Tuesday, 13 January 2015

Carriacou; an overlooked paradise.

Carriacou, the island of one hundred rum shops and only one gasoline station." Francis Kay.
If you are looking for an island with cocktail bars, nightclubs and fancy places, then this is not the place for you. The island has retained its charm and tranquility because it's not been overtaken by tourist resorts. It hasn't succumbed to the virus of the international jet set. The long, crescent shape beaches and swaying palms are relatively untouched. But it is an island that yachties love and it loves yatchies.
Earthly paradises like Carriacou sit on fault lines, this is what it has to thank for its idyllic appearance. Atolls, lagoons and archipelagos with gently sloping beaches are in the process of sinking creating spectacular transient beauty.
 Carriacou is a Carib word meaning 'island surrounded by reefs.' It's part of Grenada, and at 13 square miles is one of the biggest islands that make up the Grenadine chain. It is definitely enchanting and friendly. The pace of life is much calmer than Grenada as we found out on our several casual bus journeys around the island. Everyone you meet has the time for a chat.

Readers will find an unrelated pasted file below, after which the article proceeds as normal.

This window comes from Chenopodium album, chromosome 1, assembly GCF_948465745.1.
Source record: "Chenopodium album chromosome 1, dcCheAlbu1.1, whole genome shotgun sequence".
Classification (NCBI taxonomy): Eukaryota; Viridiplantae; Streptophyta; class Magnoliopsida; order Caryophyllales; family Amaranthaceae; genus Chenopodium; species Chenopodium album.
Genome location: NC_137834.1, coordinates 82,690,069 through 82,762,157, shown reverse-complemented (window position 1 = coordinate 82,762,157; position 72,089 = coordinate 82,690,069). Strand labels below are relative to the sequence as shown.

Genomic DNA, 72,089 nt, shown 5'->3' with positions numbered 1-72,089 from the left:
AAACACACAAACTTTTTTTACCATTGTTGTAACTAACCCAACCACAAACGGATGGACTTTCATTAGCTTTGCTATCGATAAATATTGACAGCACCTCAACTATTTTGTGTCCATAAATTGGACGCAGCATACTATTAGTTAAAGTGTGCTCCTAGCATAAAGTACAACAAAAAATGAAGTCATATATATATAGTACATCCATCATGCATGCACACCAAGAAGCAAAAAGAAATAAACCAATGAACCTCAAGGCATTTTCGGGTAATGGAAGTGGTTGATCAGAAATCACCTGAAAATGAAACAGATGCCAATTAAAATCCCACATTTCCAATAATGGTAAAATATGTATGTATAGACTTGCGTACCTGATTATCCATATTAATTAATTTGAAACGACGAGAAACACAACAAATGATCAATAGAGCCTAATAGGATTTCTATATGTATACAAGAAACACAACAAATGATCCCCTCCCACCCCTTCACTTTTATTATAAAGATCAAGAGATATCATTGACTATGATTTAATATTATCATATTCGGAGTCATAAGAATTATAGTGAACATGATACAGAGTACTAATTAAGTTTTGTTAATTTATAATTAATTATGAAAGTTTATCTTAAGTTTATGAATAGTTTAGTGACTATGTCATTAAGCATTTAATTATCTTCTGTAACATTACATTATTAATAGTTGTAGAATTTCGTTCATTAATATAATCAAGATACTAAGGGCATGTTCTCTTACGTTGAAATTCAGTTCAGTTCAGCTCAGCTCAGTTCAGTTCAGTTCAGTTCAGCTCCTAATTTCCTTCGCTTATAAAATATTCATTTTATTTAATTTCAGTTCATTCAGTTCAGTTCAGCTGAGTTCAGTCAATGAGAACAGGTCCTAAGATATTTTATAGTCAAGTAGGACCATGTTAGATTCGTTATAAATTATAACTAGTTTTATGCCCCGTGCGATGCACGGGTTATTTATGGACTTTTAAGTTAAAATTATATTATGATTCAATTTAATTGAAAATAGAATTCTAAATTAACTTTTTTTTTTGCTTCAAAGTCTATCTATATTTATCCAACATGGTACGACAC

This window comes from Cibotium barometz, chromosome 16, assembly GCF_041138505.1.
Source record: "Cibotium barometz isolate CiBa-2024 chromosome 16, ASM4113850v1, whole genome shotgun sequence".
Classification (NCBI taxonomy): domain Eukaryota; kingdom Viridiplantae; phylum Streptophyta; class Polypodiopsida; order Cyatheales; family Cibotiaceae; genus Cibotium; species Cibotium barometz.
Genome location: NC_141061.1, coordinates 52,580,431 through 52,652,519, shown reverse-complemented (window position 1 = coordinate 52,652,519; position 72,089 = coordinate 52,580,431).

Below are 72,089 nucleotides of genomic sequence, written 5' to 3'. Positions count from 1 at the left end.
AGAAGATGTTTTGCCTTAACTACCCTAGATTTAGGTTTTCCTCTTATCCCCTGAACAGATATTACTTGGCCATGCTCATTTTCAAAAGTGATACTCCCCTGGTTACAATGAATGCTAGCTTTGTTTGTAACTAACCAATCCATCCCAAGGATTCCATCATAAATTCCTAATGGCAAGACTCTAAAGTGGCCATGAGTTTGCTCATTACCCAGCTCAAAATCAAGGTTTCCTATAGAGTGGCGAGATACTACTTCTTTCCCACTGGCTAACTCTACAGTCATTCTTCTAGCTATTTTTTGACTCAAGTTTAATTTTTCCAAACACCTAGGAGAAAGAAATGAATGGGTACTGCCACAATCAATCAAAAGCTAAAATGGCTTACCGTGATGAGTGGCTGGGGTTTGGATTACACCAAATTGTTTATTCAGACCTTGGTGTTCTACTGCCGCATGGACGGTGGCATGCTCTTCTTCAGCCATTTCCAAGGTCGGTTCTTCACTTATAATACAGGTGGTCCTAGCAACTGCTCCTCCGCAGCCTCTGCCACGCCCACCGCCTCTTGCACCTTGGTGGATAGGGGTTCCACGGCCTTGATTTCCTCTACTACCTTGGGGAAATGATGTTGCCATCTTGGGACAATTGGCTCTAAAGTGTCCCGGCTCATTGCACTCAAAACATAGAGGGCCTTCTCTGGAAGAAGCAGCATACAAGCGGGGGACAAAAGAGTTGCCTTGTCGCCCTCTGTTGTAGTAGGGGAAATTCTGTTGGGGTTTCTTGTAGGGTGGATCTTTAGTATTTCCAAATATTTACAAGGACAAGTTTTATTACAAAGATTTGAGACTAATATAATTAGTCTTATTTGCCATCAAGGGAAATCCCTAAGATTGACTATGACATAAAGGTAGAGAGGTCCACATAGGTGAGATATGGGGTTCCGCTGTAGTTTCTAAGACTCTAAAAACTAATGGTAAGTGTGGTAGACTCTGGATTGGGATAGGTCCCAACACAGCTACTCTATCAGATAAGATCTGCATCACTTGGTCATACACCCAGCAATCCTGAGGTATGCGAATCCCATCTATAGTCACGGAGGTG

This is where you will see a Pelican sitting on a buoy with a seagull on its head, both appearing content in the afternoon sun.
When we came in May it was quiet and appeared to be closing down for the season. On our return we saw signs of change with new jetties and upgrading of the marina and various building. There is a definite sense of purpose.
Tyrrel Bay is the main centre for yachts due to its shallow, sheltered waters and the island's only small Marina and boat yard which always seemed busy with people working on both yachts and local fishing boats. Since our visit in May a customs office has opened, making it much easier for yachts to clear in and out without having to visit the rather inhospitable commercial quayside in Hillsborough.
The bay is fringed by a deserted sandy beach and a number of small bars where simple food can be bought for very reasonable prices. The road running along the beach has frequent buses into the capital, Hillsborough, and it was on one of these buses that we encountered our first ever female bus driver and conductor (packer) complete with small child that was dropped off at the daycare centre as we passed.
Main bus station in Hillsborough

1 comment:

  1. A quayside called Hillsborough? I wonder how that got there! :)
    Tranquillity and non commercial are simply the best. Great way to soak up the atmosphere and gain understanding of how the locals live. Loving the photos!
    Julie and Simon